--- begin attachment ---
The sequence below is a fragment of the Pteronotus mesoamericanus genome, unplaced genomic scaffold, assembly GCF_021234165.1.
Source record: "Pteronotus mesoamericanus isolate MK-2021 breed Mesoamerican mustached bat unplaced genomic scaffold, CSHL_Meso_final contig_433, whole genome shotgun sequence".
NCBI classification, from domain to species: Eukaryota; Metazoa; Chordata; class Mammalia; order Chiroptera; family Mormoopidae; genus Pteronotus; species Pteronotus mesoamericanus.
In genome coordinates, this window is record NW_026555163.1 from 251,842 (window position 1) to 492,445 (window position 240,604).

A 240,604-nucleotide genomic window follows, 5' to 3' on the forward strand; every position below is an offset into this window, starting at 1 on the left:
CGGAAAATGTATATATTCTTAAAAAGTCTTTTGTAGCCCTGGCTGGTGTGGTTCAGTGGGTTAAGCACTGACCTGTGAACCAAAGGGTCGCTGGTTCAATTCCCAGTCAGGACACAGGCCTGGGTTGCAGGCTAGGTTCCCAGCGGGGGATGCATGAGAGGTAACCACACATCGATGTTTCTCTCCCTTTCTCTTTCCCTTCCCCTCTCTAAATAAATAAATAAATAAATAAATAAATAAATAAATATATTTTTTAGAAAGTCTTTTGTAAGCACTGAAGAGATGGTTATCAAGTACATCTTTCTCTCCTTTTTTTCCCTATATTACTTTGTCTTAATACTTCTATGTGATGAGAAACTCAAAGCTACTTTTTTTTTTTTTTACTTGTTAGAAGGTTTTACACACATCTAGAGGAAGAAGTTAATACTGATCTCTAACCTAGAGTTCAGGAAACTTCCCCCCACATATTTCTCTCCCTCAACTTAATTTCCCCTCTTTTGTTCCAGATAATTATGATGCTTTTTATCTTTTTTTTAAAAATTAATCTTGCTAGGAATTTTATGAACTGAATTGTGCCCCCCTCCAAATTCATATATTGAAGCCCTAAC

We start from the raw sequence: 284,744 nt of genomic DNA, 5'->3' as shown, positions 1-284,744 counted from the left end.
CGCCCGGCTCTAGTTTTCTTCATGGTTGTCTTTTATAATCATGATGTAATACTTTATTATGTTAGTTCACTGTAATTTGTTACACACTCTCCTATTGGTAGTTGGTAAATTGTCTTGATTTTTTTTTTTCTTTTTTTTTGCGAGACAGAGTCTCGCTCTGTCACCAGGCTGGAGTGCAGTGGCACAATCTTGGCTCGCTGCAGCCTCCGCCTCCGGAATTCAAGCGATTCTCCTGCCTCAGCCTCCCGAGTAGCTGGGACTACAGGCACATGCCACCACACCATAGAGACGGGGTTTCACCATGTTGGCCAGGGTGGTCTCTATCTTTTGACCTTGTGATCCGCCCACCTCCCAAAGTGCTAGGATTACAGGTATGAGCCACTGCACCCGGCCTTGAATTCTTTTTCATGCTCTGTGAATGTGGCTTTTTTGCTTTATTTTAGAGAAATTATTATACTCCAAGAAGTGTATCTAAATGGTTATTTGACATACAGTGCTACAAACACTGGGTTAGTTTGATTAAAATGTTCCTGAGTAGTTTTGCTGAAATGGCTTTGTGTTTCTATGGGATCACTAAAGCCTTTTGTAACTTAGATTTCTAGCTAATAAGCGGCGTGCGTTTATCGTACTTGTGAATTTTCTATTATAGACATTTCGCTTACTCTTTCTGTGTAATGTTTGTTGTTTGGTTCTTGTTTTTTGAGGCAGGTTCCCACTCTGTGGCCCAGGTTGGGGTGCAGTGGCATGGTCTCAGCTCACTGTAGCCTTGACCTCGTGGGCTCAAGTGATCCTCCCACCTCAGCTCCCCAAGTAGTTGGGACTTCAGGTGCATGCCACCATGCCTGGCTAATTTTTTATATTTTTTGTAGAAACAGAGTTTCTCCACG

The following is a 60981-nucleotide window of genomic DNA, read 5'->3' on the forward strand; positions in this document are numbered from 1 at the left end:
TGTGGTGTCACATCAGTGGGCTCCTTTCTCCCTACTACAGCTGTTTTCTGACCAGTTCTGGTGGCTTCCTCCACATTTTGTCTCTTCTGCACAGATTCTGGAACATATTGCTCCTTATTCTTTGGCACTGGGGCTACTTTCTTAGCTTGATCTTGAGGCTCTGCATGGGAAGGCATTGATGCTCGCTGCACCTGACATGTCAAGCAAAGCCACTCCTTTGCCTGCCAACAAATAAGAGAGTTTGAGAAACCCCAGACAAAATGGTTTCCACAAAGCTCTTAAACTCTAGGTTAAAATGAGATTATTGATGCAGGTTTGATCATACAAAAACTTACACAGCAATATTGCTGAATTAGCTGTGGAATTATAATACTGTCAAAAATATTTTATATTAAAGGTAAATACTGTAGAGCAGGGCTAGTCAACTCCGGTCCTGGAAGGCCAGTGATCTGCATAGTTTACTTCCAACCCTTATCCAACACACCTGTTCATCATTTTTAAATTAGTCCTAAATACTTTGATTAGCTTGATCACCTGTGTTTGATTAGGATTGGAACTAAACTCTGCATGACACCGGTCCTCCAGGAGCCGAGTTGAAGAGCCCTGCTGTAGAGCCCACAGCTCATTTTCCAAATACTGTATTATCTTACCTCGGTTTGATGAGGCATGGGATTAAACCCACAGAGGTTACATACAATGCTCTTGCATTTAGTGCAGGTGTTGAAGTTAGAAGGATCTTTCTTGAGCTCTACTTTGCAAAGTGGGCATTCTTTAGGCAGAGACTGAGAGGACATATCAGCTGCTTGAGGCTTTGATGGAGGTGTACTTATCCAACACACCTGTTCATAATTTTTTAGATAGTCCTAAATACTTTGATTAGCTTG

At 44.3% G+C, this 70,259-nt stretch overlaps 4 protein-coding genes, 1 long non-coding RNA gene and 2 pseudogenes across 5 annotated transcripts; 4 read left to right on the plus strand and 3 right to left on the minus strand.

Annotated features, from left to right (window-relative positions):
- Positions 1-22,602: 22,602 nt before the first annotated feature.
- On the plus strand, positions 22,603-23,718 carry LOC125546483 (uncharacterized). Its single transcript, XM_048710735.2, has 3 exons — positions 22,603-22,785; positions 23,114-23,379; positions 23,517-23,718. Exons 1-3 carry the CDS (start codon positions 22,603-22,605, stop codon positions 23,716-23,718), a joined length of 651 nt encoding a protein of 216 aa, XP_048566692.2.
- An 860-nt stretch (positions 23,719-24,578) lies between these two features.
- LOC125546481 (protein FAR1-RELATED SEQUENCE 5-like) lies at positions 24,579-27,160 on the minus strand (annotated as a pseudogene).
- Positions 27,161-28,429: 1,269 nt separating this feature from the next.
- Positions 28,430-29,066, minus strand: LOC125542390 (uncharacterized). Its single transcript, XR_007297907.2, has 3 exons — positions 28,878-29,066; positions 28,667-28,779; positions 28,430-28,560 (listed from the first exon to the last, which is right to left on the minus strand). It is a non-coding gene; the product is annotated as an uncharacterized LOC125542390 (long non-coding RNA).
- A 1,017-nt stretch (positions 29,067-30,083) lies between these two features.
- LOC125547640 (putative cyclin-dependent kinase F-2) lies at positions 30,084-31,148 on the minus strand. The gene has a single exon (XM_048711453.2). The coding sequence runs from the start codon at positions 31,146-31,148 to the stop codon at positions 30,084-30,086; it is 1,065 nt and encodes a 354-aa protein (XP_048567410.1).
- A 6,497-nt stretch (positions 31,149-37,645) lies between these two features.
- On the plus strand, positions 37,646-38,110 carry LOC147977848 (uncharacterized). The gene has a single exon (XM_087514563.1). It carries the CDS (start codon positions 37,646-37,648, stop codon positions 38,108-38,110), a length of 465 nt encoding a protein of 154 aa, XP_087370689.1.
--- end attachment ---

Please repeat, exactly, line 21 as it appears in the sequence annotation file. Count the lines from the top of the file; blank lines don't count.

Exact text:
- A 6,497-nt stretch (positions 31,149-37,645) lies between these two features.